School of Physics, Faculty of Science
Reference no. 076/0116

  • Research focused on understanding complex neural dynamics and neural coding principles
  • Join an international research team with strong expertise in computational neuroscience
  • Full-time 2-year fixed term (possibility of extension up to 3 years, subject to performance) Remuneration package: $101k p.a. which includes leave loading and up to 17% super

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Postdoctoral Research Associate in Brain Dynamics and Computational Neuroscience – University of Sydney

Faculty of Science, University of Sydney

Reference no. 075/0116

  • Combined modelling and experimental study of spatiotemporal dynamics in brain circuits for vision
  • Join an interdisciplinary research group with expertise in theoretical analysis of neural circuit dynamics and real-time parallel measurement of activity in nerve cell populations
  • Full-time 2-year fixed term (possibility of extension up to 3 years, subject to performance) Remuneration package: $101k p.a. which includes leave loading and up to 17% super

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Complexity, Criticality and Computation (C3) Summer Research Camp

Charles Perkins Centre, The University of Sydney
November 30 – December 4, 2015
http://sydney.edu.au/perkins/events/featured-events/c3-research-camp.shtml

The study of complex systems is about understanding indirect effects. Why is it necessary to study complex systems? Humans are typically inclined to use reductionist logic. To understand how a system would behave overall, or to test whether a human-made system works as it was intended to, we put it through a series of ‘short, discrete’ scenarios, expecting a ‘correct response’ to each scenario. However, complex systems do not lend themselves to short, discrete scenarios. Not all scenarios have clear endings or known, correct answers. How do we evaluate the usability of, or predict the behaviour of systems that are too complex for our typical reductionist reasoning? The answer to this question is not intuitive or trivial, and a specific skill set needs to be developed in order to answer it.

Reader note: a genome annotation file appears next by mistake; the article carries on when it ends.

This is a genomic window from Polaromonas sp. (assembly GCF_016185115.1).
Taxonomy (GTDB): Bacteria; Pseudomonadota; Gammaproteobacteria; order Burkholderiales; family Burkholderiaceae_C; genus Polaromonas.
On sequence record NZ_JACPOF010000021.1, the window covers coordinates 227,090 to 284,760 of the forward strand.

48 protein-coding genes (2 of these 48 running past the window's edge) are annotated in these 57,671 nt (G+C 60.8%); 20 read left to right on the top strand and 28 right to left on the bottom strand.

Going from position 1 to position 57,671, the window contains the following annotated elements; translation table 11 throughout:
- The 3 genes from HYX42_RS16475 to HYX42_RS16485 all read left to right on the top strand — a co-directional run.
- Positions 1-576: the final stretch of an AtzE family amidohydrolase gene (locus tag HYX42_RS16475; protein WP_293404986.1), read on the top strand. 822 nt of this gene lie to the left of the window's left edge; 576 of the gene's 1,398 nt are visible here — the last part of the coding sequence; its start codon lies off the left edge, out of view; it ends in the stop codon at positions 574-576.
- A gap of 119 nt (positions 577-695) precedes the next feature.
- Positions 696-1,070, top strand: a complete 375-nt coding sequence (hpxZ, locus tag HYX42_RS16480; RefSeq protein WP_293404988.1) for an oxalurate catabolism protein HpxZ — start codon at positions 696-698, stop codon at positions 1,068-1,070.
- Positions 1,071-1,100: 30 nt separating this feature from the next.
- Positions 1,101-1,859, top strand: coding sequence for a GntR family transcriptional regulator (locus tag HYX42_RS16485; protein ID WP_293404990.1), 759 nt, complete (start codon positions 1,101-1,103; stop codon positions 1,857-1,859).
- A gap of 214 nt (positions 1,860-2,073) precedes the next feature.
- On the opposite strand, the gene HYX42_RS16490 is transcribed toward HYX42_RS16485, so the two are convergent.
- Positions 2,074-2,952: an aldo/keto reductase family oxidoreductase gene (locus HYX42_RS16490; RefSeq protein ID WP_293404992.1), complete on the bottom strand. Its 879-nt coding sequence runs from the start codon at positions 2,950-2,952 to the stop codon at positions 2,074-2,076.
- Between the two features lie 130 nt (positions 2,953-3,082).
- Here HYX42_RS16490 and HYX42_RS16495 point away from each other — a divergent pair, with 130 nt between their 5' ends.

We will consider a diverse range of systems, applications, theoretical and practical approaches to computational modelling of modern complex systems such as health, including information theory, agent-based simulation, network theory, nonlinear dynamics, swarm intelligence, evolutionary methods, computational neuroscience, and econophysics, among others. Continue reading

NeuroEng 2016 – Save the Date!

We are pleased to announce that the 9th Australasian Workshop on Neuro-Engineering and Computational Modelling (NeuroEng 2016) will be held from Thursday 24th – Saturday 26th November 2016 at the QIMR Berghofer Medical Research Institute in Brisbane. There will be an announcement about abstracts and registration in 2016. Meanwhile, email the Chair, Prof Michael Breakspear, if you have queries or suggestions.

Research Fellow Position in Mathematical Modelling and Feedback Control of Neural Systems

Research Fellow Position in Mathematical Modelling and Feedback Control of Neural Systems Research Fellow Grade 2 (Level B)
NeuroEngineering Laboratory, Department of Electrical & Electronic Engineering
The University of Melbourne Australia

We seek a highly motivated person with expertise in neuroengineering, neural modelling, and control theory. The primary aim of this project is to devise and validate mathematical models of neural circuits and to developed closed-loop control algorithms for those circuits. In particular, the project will use experimental observations to derive and test transfer functions of afferent and efferent nerve activity for closed- loop control of inflammatory bowel disease.  The mathematical modelling objective will run alongside physiological experiments to derive the transfer functions that constitute the most important aspects of the system.  Continue reading

SCiNDU: SYSTEMS AND COMPUTATIONAL NEUROSCIENCE DOWN UNDER

qbi.uq.edu.au/scindu
December 15-17th, 2015, Queensland Brain Institute, The University of Queensland, Brisbane.
Deadline for abstracts and early registration is Oct 16th 2015.

This conference will bring together international leaders in understanding the computational principles underlying how neural circuits decode sensory information, make decisions, and learn from experience. Abstract submissions for poster presentation are welcome. Some abstracts will be selected for short talks.